Today is the most important day of the event, and this adventure. Before the games started, we gathered for lunch, getting ready for an afternoon at the venue.
The tournament is now a little bit more calm and laid-back, with fewer people filling the bar and more space for the top 8 players to fully focus on their matches. With the sounds of The Witcher soundtracks now audible through much less noise, we dive right into the semifinals and finals.
Alessio, plugged to a projection screen the venue offers, showed a professional, clean performance, and definitely deserved the ultimate win. I get to talk to him later on after he is freed from all the people taking pictures with him or of him. He, alongside the goods provided by CDPR, brings several full shot glasses, only says “yolo”, and downs them to the last drop.
After a late evening dinner, most of us gather in one of the hotel rooms for a bit more private of a finale to this event. We celebrate by playing Gwent charades. Was it obscure? Yes, very. Was it fun? Abso-damn-lutely.
I didn’t want to leave. I didn’t want to say goodbye to these people and close the door to that hotel room behind me, I didn’t want to wake up the next morning knowing I will have to catch a train and ride back home. But I had to, and I did, telling myself this is not the last time I will be seeing them.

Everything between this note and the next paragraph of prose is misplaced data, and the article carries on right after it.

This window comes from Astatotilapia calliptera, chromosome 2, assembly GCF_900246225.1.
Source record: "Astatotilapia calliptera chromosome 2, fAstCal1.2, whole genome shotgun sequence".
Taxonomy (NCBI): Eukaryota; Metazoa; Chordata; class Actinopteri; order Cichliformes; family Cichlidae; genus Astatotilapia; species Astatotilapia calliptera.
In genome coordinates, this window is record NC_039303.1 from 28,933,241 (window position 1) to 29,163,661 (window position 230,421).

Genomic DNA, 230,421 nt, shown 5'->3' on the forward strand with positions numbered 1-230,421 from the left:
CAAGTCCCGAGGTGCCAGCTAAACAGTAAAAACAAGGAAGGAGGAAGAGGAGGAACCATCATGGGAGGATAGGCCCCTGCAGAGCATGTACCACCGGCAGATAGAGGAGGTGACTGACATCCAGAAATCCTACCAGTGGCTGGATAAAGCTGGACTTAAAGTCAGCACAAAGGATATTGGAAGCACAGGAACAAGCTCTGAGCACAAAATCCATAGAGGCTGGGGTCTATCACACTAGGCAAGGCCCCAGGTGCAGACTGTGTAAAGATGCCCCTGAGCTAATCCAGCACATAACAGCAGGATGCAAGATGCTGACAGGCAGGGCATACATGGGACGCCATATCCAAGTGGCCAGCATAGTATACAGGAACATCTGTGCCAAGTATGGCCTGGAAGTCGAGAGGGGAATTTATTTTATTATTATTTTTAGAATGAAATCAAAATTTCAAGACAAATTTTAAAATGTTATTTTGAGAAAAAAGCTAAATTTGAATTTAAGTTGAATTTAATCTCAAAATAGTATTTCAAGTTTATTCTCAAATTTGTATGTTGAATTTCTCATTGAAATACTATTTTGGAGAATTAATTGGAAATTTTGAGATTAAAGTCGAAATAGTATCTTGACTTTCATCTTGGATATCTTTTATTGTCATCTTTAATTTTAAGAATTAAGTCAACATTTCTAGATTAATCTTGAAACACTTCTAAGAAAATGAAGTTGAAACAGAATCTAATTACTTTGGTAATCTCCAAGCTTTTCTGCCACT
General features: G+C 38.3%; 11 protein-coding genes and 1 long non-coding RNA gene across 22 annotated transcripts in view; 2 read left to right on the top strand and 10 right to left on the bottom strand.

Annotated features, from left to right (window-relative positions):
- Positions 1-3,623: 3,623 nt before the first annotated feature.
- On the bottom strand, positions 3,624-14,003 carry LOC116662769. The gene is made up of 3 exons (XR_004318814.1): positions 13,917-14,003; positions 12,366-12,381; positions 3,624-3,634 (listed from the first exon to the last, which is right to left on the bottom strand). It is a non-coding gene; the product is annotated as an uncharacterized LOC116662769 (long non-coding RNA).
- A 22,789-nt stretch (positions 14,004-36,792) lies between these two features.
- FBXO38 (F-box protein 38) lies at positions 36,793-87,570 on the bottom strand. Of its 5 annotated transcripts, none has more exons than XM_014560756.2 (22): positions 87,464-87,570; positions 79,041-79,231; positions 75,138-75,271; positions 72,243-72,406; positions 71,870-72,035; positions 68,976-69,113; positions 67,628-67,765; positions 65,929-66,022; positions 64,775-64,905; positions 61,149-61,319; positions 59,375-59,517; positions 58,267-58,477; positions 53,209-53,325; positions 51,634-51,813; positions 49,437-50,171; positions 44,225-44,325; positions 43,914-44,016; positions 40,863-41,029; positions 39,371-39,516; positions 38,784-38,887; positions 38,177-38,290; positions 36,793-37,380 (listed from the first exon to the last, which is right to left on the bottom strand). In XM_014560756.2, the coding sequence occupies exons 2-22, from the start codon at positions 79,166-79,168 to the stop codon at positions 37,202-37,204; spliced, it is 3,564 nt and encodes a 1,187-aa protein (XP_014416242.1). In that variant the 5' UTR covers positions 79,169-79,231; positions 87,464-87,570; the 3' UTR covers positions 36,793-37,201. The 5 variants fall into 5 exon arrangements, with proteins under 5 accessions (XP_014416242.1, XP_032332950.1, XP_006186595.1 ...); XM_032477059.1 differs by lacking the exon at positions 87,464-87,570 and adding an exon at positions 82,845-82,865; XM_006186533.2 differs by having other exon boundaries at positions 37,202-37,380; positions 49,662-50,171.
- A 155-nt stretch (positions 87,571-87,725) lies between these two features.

Being there and meeting, talking to, laughing with all these wonderful people has been a dream to me, one that I would have never guessed to come true. Yet it did.
Thank you to all the people I met for your kindness. See you in September :).
A Look Back by RyanGodric
Damorquis qualified for three consecutive Gwent Opens and holds the title of Gwent Challenger #4 champion. His passion for The Witcher universe and his real-life knowledge of behavioral economics helped him develop Team Aretuza, the strongest Gwent esports team in the world, which he manages. His extensive tournament preparation often results in ambitious, innovative decks that catch even the best opponents by surprise, and his highly disciplined approach to gaming, always looking for mistakes and areas to improve, provides his unique edge against the competition.